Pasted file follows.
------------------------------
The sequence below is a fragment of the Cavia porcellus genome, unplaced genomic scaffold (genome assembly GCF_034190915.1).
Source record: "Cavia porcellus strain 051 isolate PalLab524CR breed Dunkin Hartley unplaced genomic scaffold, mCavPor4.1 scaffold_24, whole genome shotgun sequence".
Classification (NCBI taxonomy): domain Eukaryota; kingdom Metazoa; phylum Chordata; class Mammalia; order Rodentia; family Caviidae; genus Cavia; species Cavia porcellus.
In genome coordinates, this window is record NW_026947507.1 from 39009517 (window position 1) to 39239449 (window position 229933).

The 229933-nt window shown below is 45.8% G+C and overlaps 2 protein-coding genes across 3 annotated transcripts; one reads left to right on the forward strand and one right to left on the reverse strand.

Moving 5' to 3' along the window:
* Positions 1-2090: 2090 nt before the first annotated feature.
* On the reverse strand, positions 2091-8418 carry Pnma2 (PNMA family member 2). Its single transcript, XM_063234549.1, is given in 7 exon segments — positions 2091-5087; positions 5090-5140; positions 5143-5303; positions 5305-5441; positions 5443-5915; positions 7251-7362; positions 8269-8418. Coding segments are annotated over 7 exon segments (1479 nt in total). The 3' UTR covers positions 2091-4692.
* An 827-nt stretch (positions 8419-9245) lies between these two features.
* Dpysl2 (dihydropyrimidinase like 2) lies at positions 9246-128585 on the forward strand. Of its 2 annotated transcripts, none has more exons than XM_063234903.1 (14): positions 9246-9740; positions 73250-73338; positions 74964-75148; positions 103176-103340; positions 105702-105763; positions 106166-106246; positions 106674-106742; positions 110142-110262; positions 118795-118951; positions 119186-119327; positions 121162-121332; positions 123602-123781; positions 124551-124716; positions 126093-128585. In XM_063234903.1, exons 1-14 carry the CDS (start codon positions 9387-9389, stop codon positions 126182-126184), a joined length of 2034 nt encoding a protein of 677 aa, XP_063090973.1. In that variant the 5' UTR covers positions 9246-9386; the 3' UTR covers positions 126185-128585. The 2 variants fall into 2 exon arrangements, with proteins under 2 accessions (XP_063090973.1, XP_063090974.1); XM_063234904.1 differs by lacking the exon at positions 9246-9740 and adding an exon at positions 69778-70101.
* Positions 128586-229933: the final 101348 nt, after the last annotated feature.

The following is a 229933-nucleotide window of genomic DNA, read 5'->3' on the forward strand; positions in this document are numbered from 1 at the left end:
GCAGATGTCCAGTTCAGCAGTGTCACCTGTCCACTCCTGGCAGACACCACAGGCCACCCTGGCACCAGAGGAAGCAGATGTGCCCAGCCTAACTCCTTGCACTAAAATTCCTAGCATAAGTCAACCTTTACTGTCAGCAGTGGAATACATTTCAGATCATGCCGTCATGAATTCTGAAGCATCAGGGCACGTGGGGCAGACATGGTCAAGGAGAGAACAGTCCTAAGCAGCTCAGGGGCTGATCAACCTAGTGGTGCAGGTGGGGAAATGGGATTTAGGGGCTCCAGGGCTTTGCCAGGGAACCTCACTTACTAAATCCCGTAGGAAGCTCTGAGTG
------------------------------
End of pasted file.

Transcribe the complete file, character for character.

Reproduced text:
The sequence below is a fragment of the Cavia porcellus genome, unplaced genomic scaffold (genome assembly GCF_034190915.1).
Source record: "Cavia porcellus strain 051 isolate PalLab524CR breed Dunkin Hartley unplaced genomic scaffold, mCavPor4.1 scaffold_24, whole genome shotgun sequence".
Classification (NCBI taxonomy): domain Eukaryota; kingdom Metazoa; phylum Chordata; class Mammalia; order Rodentia; family Caviidae; genus Cavia; species Cavia porcellus.
In genome coordinates, this window is record NW_026947507.1 from 39009517 (window position 1) to 39239449 (window position 229933).

The 229933-nt window shown below is 45.8% G+C and overlaps 2 protein-coding genes across 3 annotated transcripts; one reads left to right on the forward strand and one right to left on the reverse strand.

Moving 5' to 3' along the window:
* Positions 1-2090: 2090 nt before the first annotated feature.
* On the reverse strand, positions 2091-8418 carry Pnma2 (PNMA family member 2). Its single transcript, XM_063234549.1, is given in 7 exon segments — positions 2091-5087; positions 5090-5140; positions 5143-5303; positions 5305-5441; positions 5443-5915; positions 7251-7362; positions 8269-8418. Coding segments are annotated over 7 exon segments (1479 nt in total). The 3' UTR covers positions 2091-4692.
* An 827-nt stretch (positions 8419-9245) lies between these two features.
* Dpysl2 (dihydropyrimidinase like 2) lies at positions 9246-128585 on the forward strand. Of its 2 annotated transcripts, none has more exons than XM_063234903.1 (14): positions 9246-9740; positions 73250-73338; positions 74964-75148; positions 103176-103340; positions 105702-105763; positions 106166-106246; positions 106674-106742; positions 110142-110262; positions 118795-118951; positions 119186-119327; positions 121162-121332; positions 123602-123781; positions 124551-124716; positions 126093-128585. In XM_063234903.1, exons 1-14 carry the CDS (start codon positions 9387-9389, stop codon positions 126182-126184), a joined length of 2034 nt encoding a protein of 677 aa, XP_063090973.1. In that variant the 5' UTR covers positions 9246-9386; the 3' UTR covers positions 126185-128585. The 2 variants fall into 2 exon arrangements, with proteins under 2 accessions (XP_063090973.1, XP_063090974.1); XM_063234904.1 differs by lacking the exon at positions 9246-9740 and adding an exon at positions 69778-70101.
* Positions 128586-229933: the final 101348 nt, after the last annotated feature.

The following is a 229933-nucleotide window of genomic DNA, read 5'->3' on the forward strand; positions in this document are numbered from 1 at the left end:
GCAGATGTCCAGTTCAGCAGTGTCACCTGTCCACTCCTGGCAGACACCACAGGCCACCCTGGCACCAGAGGAAGCAGATGTGCCCAGCCTAACTCCTTGCACTAAAATTCCTAGCATAAGTCAACCTTTACTGTCAGCAGTGGAATACATTTCAGATCATGCCGTCATGAATTCTGAAGCATCAGGGCACGTGGGGCAGACATGGTCAAGGAGAGAACAGTCCTAAGCAGCTCAGGGGCTGATCAACCTAGTGGTGCAGGTGGGGAAATGGGATTTAGGGGCTCCAGGGCTTTGCCAGGGAACCTCACTTACTAAATCCCGTAGGAAGCTCTGAGTG